Most work investigating anthropogenic inputs to the atmosphere from fertilization has been performed in intensive row crop agricultural systems [such as maize, wheat (Triticum spp.), and potato (Solanum tuberosum L.)]. Very little has been done in grass systems [3], [37] despite N fertilizers having a major role for urban turfgrass and agricultural sod, seed, and pasture grass systems. Turfgrass occupies 1.9% of the total surface area of the United States and is the leading irrigated crop in the country [40]. Agrarian turfgrass landowners apply between 75 and 500 kg N ha-1 as fertilizer each year [40]. These rates, though comparable to the most intensively cultivated agriculture fields in the world, are often exceeded by urban homeowner applications. Nowhere is the attitude of “if a little is good then more is better” more prevalent than with those applying N to turf, especially when visual greening is so apparent. Additionally, homeowners are often uneducated in regard to appropriate rates of fertilizer and methods of correct application. The wide geographical distribution and excessive N application by homeowners and turfgrass managers can lead to environmental and economic concerns.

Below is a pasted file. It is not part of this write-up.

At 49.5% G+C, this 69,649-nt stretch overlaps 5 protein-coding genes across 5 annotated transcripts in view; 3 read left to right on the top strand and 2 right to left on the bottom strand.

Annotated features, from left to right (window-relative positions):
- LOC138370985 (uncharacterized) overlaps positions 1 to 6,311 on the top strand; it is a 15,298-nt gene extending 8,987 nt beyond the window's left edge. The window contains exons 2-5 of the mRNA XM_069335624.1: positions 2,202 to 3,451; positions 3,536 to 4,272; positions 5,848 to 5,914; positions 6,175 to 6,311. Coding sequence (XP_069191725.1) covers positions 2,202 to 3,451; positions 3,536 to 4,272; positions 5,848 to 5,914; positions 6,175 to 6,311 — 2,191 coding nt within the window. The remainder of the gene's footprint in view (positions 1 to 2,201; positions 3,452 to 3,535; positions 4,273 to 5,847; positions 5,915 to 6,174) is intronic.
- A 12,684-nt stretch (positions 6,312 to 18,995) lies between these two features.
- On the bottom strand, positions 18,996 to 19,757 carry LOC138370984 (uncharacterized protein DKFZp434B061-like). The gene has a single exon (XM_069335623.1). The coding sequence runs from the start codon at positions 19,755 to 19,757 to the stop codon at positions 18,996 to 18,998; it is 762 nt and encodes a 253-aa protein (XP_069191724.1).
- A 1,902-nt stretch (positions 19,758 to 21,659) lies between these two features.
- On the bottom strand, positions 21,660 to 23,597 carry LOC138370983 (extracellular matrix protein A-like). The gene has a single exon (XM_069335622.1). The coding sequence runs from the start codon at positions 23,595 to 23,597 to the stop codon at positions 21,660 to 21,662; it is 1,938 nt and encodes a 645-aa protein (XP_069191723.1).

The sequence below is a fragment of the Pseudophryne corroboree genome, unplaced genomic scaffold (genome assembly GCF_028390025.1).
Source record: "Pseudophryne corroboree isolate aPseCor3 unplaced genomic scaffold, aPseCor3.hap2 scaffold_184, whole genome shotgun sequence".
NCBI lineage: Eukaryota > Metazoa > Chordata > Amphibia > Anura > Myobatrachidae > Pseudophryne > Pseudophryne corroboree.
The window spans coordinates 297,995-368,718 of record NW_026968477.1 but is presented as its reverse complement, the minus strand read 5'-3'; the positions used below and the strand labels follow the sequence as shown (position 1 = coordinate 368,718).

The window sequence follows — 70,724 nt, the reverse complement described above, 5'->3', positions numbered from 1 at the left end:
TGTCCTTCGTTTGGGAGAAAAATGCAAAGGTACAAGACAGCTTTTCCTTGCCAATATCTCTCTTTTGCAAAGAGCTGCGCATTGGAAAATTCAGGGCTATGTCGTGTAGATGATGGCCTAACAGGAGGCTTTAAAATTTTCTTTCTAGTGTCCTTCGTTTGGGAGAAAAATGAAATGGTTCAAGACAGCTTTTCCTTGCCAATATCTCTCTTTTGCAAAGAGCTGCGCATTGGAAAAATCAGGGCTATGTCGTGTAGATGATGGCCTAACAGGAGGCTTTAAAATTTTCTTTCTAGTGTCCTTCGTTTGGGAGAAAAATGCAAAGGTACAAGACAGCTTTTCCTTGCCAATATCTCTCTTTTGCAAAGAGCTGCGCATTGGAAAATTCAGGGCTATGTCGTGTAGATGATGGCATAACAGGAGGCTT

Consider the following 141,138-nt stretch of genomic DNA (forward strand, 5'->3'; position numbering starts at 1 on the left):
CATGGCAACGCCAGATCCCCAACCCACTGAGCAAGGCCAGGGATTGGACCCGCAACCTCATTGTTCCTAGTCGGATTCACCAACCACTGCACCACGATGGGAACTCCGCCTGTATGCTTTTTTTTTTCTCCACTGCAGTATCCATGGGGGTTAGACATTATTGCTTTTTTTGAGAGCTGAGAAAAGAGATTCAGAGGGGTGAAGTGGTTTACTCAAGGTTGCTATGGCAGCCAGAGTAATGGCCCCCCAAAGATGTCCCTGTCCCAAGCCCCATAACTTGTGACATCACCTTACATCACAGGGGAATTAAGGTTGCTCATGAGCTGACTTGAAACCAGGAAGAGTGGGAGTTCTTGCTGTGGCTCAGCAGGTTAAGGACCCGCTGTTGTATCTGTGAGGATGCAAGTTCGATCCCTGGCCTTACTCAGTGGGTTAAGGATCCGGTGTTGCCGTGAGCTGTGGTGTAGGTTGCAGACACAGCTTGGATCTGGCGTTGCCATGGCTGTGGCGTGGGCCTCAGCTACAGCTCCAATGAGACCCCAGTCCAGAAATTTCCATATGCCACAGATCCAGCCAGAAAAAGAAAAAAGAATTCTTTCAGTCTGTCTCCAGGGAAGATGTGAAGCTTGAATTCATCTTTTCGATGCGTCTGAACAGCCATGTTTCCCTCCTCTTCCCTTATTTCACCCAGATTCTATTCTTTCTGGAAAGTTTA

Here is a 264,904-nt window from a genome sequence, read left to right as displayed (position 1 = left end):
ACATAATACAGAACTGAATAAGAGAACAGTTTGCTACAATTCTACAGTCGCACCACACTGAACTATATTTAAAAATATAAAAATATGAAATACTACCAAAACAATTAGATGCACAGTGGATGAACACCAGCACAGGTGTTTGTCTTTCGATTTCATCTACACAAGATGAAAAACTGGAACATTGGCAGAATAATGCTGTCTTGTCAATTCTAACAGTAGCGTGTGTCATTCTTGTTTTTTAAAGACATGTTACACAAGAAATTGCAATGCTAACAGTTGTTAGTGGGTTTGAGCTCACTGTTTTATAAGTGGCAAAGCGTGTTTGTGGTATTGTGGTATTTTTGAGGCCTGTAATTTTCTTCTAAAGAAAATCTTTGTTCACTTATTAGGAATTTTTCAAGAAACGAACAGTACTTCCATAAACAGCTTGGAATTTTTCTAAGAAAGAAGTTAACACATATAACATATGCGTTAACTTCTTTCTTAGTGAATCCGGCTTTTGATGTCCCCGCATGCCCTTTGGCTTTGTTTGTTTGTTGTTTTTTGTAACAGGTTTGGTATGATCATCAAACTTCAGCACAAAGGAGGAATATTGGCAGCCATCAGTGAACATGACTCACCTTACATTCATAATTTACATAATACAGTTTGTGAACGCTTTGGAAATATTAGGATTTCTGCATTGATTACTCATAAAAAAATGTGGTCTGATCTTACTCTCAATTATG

The primary objective of this study was to compare NH3 and N2O gas evolution, NO3- leaching and plant uptake and verdure on a mixture of Kentucky bluegrass (KBG; Poa pratensis L.) and perennial ryegrass (PRG; Lolium perenne L.) turfgrass treated with polymer-coated urea, urea, and untreated control.

Materials and Methods